Over at the Tales of the Rampant Coyote, Jay wrote the first part of his 10 Quick-and-Dirty Indie Game Marketing Tips.
I’ve been studying marketing over the past couple of years to the point that I get strange looks when I tell people it’s a hobby of mine. I own The Indie Developer’s Guide to Selling Games that Jay mentions in his article, although I’d argue that it should be titled “Guide to Marketing Games” to be more accurate. I read Seth Godin’s blog as well as Joel on Software, the latter of which is surprisingly about how to think about business concerns outside of writing good quality code.
When there are tips on marketing games, grab them like gold! I was told at the Software Industry Conference in Boston that marketing games is tough compared to utilities and applications. Those pieces of software usually have a problem they are solving. You can monitor your file server automatically with Foo v1.0! What about games? They solve boredom? Yeah, but ALL games can make that claim. What makes yours special? Jay’s Tip #3 addresses this issue.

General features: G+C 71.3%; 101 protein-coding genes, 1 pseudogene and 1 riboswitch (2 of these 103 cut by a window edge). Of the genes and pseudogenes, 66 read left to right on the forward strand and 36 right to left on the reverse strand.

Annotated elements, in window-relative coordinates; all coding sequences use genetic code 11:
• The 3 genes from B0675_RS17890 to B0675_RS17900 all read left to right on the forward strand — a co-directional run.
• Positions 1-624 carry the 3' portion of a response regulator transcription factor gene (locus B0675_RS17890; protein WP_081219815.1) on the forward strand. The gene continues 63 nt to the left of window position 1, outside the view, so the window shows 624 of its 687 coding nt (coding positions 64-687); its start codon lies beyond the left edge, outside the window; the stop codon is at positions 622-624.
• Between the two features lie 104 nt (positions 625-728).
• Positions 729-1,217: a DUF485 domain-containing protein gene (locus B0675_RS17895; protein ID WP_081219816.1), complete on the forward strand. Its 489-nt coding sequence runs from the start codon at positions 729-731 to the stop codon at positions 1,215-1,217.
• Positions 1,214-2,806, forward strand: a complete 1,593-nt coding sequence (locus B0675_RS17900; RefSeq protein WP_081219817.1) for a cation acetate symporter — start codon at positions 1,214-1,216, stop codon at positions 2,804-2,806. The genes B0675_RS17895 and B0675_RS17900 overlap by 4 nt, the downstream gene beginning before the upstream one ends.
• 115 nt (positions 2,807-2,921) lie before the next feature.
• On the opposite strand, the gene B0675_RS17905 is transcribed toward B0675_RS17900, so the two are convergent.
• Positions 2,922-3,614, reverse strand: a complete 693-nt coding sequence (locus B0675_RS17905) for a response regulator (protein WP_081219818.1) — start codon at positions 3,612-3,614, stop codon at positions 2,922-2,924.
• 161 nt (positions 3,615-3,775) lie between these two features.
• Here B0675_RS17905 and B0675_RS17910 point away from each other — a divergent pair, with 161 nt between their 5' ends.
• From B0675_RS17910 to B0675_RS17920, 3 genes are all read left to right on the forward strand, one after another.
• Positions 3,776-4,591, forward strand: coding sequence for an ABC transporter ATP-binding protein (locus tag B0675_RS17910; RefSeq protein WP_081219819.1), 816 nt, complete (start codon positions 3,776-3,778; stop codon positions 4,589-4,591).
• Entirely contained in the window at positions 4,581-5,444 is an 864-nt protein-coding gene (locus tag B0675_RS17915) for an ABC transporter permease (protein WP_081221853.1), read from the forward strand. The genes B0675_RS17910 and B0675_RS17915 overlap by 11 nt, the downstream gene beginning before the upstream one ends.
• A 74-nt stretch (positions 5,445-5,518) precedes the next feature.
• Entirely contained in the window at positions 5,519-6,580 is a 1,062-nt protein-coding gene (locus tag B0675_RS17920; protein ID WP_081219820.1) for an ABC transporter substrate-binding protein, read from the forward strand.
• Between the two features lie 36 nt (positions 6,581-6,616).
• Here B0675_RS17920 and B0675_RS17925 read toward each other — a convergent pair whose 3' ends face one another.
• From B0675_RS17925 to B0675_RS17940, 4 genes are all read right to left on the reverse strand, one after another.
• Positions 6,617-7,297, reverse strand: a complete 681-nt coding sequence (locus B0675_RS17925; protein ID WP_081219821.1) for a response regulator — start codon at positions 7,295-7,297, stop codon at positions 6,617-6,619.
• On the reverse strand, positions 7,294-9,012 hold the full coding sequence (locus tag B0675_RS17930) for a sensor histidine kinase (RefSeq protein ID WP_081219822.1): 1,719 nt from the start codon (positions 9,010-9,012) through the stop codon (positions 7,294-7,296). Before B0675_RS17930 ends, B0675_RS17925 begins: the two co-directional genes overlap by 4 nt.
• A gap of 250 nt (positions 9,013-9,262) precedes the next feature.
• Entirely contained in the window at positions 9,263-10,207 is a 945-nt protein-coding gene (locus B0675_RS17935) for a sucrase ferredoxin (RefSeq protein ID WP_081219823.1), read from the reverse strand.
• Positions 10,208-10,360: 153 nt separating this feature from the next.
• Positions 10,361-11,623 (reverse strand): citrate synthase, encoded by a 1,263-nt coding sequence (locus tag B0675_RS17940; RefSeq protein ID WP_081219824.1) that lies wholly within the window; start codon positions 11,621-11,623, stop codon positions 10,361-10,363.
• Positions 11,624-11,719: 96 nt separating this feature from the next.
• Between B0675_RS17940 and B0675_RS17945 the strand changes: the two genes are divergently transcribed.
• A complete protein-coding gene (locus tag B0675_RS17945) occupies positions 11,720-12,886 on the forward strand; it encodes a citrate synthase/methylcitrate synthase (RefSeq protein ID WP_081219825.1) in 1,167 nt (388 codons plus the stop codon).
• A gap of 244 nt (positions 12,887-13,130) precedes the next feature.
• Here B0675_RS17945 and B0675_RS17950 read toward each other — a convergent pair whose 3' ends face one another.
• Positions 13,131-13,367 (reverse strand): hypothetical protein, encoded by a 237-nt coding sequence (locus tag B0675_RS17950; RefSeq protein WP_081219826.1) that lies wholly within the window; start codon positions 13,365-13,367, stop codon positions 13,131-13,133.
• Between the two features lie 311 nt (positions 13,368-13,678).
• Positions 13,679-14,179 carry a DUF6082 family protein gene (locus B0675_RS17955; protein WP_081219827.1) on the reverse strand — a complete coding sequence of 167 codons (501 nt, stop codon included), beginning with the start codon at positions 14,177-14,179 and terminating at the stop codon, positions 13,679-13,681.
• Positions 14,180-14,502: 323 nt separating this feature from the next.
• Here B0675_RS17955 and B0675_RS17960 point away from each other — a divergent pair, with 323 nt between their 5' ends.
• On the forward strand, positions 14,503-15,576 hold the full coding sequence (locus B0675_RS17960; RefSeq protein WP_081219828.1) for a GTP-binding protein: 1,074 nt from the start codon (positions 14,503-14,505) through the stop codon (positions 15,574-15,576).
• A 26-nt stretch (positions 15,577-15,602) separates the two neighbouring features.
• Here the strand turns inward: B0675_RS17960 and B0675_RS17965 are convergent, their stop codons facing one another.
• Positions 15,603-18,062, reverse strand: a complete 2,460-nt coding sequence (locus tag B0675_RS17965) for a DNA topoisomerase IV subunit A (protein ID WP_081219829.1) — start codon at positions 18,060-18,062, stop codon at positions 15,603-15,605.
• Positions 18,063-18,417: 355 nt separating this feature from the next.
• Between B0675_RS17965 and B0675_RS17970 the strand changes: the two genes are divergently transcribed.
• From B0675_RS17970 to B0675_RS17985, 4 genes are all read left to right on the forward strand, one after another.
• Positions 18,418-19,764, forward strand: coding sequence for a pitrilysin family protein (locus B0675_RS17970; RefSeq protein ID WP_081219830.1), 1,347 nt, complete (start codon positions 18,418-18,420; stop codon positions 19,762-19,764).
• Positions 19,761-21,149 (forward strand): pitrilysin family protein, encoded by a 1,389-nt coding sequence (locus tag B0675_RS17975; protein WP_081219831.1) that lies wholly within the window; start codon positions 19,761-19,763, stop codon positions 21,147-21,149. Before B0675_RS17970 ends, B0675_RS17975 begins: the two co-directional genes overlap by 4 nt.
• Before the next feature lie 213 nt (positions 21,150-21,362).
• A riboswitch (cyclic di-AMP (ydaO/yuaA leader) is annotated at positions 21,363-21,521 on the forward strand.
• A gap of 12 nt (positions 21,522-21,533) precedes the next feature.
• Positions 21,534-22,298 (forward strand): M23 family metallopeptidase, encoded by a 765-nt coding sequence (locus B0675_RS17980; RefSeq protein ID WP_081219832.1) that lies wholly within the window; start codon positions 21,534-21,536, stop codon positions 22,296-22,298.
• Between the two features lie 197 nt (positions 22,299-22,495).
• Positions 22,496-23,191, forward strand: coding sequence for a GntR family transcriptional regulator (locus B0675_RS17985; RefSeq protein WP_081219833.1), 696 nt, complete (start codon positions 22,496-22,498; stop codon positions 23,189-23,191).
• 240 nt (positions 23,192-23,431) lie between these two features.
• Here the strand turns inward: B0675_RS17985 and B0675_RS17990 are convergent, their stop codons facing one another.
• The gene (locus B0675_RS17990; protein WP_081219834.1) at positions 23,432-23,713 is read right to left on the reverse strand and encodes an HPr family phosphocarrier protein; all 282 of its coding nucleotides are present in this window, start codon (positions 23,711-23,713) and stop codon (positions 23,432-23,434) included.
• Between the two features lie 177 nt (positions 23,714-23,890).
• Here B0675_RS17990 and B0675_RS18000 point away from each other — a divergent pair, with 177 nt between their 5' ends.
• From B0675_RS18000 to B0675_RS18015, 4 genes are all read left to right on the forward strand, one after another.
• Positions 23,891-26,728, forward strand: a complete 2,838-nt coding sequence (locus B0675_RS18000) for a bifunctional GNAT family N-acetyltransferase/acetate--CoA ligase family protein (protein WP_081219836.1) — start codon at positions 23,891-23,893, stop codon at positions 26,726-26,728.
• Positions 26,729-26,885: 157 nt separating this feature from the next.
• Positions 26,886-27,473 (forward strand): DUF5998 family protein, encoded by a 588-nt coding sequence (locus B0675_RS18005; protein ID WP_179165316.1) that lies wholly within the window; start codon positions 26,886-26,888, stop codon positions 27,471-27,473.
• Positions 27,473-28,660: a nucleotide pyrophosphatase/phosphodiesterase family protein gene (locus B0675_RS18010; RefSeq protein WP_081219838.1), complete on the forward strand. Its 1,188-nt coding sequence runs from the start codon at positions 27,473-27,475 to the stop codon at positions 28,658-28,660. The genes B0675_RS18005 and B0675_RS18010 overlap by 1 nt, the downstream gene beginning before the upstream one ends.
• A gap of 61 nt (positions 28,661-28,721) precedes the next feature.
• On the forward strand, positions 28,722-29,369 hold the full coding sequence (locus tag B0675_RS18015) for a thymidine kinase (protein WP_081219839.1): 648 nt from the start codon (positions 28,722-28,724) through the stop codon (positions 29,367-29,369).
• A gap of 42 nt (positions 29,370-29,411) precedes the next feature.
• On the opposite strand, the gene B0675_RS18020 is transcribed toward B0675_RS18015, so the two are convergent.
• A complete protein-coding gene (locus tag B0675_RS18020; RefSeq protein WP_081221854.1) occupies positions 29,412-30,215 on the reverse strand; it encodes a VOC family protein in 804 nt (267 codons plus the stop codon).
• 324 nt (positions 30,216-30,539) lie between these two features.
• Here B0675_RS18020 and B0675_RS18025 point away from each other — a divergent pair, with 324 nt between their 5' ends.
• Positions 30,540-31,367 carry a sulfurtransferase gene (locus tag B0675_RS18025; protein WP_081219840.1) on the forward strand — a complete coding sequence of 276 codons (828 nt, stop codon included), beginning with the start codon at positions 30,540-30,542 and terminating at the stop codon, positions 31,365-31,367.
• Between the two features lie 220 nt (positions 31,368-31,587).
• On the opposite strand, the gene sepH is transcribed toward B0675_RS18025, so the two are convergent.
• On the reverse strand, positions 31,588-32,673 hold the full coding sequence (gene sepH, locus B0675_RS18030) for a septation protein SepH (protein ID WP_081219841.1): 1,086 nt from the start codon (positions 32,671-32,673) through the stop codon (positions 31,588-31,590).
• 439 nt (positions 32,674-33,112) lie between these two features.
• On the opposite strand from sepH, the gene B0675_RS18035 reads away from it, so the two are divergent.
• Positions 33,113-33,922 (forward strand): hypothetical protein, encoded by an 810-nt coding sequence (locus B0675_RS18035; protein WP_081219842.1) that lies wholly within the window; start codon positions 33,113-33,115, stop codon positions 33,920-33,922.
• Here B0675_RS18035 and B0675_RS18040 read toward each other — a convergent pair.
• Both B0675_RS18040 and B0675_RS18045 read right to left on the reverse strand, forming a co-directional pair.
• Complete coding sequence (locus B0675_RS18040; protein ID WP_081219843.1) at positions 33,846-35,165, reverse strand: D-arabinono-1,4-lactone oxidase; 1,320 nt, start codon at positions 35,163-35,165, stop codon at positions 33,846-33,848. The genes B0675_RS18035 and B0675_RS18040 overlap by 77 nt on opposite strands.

I can’t wait for part two of Jay’s article, but I’d like to suggest that one of your biggest assets is your email list. When people opt-in to learn more about your products, and especially if they have bought something from you before, they are demonstrating that they have an interest in what you’re doing. According to Jay and Sterling at Internet Business Mastery, the purpose of your website should be to get people to join your mailing list. Listen to their podcast to get more information on why they think so, but you should also do research on direct email marketing. EDIT: Here’s the specific podcast titled The #1 Purpose of Your Web Site (even above selling products).
My own website is not currently doing anything to encourage people to join a mailing list because I don’t have a list in place. I plan on rectifying this situation this week since there is no reason to put it off any longer.
[tags] marketing, indie, business [/tags]